By Obinna Chima
The Nigeria Deposit Insurance Corporation (NDIC) said it has paid cumulative insured deposit of N6.682 billion to depositors of 48 liquidated deposit money banks (DMBs) as at August 31, 2012.
The amount represented a slight increase of N46, 000, compared with the N6.636 billion paid to 527,942 depositors as at December 31, 2011.
Managing Director/Chief Executive Officer, NDIC, Alhaji Umaru Ibrahim, made this known in an address delivered on the occasion of the corporation’s special day at the 2012 Lagos International Trade Fair in Lagos.
In addition, Umaru disclosed that a cumulative liquidation dividend of N77.384 billion had been paid to depositors whose claims were in excess of the insured amount in the 48 closed DMBs as at 31st August, 2012, as against N73.553 billion that was paid out during the same period last year.
“Similarly, a total sum of N2.45 billion had been paid to depositors of 103 closed MFBs as at 31st August 2012, as against the sum of N2.25 billion that was paid to the insured depositors of the closed MFBs as at the end of December last year.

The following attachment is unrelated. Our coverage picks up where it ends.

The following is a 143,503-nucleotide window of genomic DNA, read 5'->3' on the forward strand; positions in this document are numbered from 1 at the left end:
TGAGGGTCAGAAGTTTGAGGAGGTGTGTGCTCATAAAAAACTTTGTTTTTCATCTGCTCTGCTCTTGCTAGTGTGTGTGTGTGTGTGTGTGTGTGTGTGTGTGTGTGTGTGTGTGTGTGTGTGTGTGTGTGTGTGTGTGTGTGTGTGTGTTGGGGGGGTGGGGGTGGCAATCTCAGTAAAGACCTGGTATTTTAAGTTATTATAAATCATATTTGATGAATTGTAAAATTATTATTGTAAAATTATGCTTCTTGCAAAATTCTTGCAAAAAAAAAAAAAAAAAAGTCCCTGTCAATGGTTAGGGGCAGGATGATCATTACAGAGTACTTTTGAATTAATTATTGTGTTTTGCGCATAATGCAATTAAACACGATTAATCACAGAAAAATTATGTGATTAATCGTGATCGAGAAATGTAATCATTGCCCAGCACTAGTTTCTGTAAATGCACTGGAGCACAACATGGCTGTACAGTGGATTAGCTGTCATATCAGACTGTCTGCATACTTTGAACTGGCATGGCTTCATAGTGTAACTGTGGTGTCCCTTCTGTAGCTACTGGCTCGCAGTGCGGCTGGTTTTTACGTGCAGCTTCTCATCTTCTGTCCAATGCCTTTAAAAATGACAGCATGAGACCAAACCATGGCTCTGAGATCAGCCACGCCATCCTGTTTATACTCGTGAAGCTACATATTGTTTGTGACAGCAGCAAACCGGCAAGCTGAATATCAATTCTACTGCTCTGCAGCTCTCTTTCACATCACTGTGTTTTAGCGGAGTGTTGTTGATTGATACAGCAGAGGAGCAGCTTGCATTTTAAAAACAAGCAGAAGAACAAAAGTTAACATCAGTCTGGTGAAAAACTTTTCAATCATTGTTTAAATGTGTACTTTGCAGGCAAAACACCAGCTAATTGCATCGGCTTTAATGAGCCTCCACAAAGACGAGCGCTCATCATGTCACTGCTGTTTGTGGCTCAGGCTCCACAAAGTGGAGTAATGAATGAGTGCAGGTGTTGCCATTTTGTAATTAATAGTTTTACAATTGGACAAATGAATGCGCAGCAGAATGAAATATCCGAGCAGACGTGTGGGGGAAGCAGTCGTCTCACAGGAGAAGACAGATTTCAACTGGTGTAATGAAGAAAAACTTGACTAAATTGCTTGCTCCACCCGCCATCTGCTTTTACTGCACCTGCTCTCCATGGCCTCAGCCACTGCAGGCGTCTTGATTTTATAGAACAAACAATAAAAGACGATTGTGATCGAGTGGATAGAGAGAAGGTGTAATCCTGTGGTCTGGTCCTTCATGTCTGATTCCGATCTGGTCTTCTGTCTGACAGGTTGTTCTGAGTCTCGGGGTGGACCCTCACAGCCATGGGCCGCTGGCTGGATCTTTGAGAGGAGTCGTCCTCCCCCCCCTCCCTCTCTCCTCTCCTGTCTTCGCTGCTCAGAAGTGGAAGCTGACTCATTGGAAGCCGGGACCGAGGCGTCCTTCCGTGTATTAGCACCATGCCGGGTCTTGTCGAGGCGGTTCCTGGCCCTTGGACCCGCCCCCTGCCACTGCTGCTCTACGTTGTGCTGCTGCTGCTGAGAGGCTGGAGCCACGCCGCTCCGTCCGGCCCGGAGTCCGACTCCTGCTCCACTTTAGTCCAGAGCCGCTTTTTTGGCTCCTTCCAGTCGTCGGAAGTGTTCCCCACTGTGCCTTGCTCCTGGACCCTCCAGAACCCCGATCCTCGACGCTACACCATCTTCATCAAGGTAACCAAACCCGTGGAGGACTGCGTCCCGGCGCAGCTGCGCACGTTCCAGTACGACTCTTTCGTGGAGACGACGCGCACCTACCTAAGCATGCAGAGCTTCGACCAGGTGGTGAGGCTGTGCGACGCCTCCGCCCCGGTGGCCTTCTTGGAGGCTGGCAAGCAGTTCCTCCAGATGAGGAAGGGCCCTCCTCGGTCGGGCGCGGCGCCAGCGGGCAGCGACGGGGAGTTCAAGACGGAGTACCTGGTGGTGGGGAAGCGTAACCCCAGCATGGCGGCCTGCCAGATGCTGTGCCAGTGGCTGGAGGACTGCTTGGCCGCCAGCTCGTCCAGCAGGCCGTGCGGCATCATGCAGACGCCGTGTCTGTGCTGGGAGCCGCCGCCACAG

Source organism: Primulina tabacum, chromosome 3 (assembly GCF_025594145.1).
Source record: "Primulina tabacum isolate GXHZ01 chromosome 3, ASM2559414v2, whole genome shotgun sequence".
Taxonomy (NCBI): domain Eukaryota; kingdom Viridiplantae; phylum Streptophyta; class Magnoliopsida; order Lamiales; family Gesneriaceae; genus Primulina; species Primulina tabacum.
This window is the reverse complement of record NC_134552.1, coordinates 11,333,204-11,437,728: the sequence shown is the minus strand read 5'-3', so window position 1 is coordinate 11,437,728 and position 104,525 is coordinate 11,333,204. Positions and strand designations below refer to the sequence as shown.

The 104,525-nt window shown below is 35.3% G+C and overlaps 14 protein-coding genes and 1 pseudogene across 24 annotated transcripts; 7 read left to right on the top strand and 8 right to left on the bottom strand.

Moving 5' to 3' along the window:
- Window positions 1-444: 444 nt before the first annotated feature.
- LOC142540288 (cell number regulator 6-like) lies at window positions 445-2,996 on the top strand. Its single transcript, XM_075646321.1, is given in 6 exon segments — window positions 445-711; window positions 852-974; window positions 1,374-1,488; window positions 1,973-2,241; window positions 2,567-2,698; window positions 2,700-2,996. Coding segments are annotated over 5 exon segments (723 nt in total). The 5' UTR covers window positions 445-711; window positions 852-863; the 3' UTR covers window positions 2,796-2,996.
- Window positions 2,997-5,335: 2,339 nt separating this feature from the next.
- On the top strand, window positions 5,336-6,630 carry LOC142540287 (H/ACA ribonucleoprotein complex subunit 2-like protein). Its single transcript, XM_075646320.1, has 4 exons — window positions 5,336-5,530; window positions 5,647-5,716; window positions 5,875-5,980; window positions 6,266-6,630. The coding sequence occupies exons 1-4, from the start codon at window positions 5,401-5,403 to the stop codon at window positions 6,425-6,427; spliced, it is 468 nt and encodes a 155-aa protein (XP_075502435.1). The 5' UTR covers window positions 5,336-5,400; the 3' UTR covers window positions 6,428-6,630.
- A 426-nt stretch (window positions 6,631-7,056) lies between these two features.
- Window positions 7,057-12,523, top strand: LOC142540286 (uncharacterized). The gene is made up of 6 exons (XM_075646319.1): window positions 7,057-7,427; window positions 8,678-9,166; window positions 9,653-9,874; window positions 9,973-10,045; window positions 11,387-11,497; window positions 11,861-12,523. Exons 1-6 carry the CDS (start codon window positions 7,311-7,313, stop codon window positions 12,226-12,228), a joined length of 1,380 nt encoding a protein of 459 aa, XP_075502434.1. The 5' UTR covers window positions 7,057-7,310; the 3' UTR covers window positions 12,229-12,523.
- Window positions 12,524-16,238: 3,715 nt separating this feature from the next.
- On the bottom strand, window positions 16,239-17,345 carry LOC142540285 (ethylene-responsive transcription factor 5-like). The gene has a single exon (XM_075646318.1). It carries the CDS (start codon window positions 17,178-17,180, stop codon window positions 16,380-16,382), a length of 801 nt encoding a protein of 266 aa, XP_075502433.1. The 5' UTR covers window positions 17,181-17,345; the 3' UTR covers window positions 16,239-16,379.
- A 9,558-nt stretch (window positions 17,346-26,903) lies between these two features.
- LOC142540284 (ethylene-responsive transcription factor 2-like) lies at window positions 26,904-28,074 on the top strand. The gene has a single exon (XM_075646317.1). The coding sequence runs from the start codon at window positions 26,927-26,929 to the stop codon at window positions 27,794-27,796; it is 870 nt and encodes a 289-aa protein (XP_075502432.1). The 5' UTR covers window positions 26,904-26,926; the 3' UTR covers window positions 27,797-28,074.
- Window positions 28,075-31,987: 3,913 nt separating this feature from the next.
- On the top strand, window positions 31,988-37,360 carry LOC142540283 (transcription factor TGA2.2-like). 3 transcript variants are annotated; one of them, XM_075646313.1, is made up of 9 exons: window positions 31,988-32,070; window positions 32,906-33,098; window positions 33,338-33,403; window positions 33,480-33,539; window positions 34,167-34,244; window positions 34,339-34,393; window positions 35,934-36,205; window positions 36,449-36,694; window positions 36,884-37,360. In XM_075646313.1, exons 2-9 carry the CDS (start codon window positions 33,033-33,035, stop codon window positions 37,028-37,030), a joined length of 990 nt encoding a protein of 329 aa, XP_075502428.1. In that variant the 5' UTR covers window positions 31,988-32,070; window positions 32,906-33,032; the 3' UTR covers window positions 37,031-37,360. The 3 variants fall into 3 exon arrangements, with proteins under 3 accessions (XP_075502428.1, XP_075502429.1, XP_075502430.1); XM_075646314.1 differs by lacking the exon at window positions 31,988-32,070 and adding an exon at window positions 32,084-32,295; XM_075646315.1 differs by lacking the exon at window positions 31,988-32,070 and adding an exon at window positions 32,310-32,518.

“A cumulative liquidation dividend payment to shareholders of Alpha Merchant Bank, Nigeria Merchant Bank and Pan African Bank (in-liquidation) stood at N373.04 million, N620 million and N293 million respectively during the period. This was in addition to the settlement of all and creditors of the three banks (in-liquidation),” the NDIC boss explained.
According to him, deposit insurance has been facing low level of public awareness globally. As a result of that, he said that the corporation mapped out a number of public awareness initiatives including the participation at the trade fair.
He added: “The safety, soundness and stability of the financial sector cannot be downplayed in the economy of any nation. The NDIC was established by the federal government in 1989 under the NDIC Decree of 1988 which had been replaced by the NDIC Act No 16 of 2006 to insure deposit liabilities of licensed financial institutions in Nigeria.
“The key mandate of the Corporation is to provide financial guarantee to depositors of the insured financial institutions in the event of failure with a view to enhancing public confidence in the nation’s banking system. Therefore, the NDIC has a crucial role to play towards the safety, soundness and stability of the financial system.”
He said further: “It is instructive for me to say that the NDIC has been resolutely committed to its mandate since it commenced operations in the last two decades. The corporation has also contributed immensely to the various banking reforms that had been witness in the Nigerian banking sector and the dynamics of the global financial market.”